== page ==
In his testimony Wednesday, retired four star general and former Secretary of Defense James Mattis, who served as a board member and invested $85,000 into the startup, shed light on the level of control Holmes asserted over what was revealed to reporters. Mattis testified that he asked what he was at liberty to share before speaking to the New Yorker’s Ken Auletta, who profiled Holmes in December 2014. Holmes responded to Mattis in an email, shown in the courtroom, with a list of three topics she said the company didn’t talk about on the record, including “How our technology works (ie that there is a single device that does all tests).”
“I thought we had been kind of out front that there’s a single device and why would we want to hide that,” Mattis testified Wednesday, while also noting that it “didn’t bother me because I didn’t consider myself a technological expert, and I wasn’t going to talk about something I wasn’t an expert in anyway.” (Mattis is not directly mentioned in the New Yorker article.)
It was Auletta’s article that ultimately led then-Wall Street Journal reporter John Carreyrou to start digging. Carreyrou’s investigative reporting would uncover significant flaws in the company’s technology and capabilities that contradicted claims made by Holmes and Theranos. His work prompted broader scrutiny into the company leading to its eventual demise. Carreyrou also wrote a critically-acclaimed book “Bad Blood: Secrets and Lies in a Silicon Valley Startup” based on his reporting.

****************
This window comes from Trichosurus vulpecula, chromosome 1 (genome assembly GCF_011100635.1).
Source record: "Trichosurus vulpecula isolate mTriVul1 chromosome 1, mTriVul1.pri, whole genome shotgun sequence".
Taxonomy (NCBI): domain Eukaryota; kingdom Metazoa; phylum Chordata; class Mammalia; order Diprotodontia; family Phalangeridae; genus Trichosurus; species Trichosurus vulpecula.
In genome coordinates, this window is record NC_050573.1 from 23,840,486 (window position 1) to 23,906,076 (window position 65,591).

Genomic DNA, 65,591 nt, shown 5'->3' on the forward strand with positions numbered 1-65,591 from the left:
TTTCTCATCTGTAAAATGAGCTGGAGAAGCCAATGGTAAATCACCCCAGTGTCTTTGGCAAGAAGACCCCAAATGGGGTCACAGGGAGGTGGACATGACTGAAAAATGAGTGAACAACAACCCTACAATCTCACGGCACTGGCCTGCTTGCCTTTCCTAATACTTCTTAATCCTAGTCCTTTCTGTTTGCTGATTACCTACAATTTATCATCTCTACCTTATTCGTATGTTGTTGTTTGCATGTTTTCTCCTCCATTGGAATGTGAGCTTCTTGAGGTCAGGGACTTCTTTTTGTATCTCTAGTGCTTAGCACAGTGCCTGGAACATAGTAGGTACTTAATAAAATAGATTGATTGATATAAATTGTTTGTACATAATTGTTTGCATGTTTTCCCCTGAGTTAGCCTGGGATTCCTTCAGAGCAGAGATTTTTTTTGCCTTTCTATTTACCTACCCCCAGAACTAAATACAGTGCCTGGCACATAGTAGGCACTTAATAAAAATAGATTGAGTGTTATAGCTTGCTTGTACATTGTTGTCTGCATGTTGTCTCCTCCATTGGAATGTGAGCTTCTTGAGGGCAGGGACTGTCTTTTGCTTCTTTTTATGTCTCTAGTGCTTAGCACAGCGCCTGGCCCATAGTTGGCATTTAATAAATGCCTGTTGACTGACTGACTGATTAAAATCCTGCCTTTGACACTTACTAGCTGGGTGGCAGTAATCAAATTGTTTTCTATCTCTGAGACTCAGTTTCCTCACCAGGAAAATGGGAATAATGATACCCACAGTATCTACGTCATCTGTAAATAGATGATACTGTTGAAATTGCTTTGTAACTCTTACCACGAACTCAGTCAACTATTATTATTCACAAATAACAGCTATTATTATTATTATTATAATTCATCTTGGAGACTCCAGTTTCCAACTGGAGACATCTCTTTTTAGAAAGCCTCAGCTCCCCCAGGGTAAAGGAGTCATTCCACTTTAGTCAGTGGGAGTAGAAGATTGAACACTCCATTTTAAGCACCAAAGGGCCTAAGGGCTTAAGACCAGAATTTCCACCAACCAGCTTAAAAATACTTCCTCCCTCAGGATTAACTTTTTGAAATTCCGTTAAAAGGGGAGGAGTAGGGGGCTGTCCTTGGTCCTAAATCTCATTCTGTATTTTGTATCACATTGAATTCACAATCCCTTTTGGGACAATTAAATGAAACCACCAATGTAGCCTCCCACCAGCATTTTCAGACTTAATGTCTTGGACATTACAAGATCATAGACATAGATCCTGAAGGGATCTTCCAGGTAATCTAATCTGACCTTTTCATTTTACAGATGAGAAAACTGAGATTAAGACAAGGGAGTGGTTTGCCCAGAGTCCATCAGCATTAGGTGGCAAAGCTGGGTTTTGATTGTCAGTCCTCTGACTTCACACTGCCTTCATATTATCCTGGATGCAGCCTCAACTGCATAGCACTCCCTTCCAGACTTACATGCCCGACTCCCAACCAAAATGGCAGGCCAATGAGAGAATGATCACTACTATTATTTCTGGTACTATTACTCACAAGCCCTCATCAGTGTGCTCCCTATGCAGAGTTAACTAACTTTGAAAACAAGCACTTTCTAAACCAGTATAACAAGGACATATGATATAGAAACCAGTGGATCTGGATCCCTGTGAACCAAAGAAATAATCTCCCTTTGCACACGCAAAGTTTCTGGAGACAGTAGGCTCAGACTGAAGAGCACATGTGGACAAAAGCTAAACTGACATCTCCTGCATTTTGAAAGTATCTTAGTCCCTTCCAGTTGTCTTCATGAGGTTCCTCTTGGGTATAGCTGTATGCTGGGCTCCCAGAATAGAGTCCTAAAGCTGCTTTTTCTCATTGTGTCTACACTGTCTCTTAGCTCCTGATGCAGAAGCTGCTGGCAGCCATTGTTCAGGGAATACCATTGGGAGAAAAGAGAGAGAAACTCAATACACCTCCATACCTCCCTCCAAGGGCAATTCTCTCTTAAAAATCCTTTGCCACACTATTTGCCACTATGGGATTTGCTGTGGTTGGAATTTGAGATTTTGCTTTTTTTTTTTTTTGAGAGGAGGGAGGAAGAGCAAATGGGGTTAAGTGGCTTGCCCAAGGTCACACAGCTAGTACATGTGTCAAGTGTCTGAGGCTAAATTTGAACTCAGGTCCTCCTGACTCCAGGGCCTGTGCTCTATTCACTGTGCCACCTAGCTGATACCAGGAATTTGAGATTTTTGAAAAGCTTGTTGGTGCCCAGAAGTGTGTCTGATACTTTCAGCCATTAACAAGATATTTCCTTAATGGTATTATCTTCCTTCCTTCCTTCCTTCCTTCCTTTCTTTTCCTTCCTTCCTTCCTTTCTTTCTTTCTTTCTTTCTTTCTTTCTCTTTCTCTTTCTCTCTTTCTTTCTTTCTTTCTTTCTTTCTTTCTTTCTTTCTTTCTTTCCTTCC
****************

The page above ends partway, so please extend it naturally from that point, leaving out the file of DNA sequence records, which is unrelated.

In the course of his own reporting, Auletta pressed Holmes on her claims — particularly that Theranos was sharing data with the Food and Drug Administration. Holmes grew frustrated, according to audio recording of Auletta’s interview of Holmes that aired on the latest episode of Carreyrou’s podcast covering the trial. “You’re getting into an area that’s privileged,” she told Auletta.

“For the media to become part of the story, that’s less common”

The media both helped build up Holmes and Theranos and then played an important role in revealing what was really happening at the company, Margaret O’Mara, a historian of the tech industry and professor at University of Washington, told CNN Business in an interview this month. Holmes arrived on the scene as a rare female founder claiming to be “doing big things, changing the world … at a time when Silicon Valley is starting to get heat — rightly so — for not having many women at the top.” O’Mara said it was a storyline that Holmes leaned into.
According to Miriam Baer, a law professor at Brooklyn Law School, corporate fraud cases can often involve a charismatic actor who tells a compelling narrative. “It is not unheard of or infrequent for the media to discover fraud,” she told CNN Business. “But for the media to become part of the fraud — or part of the story, if you will — that’s less common.”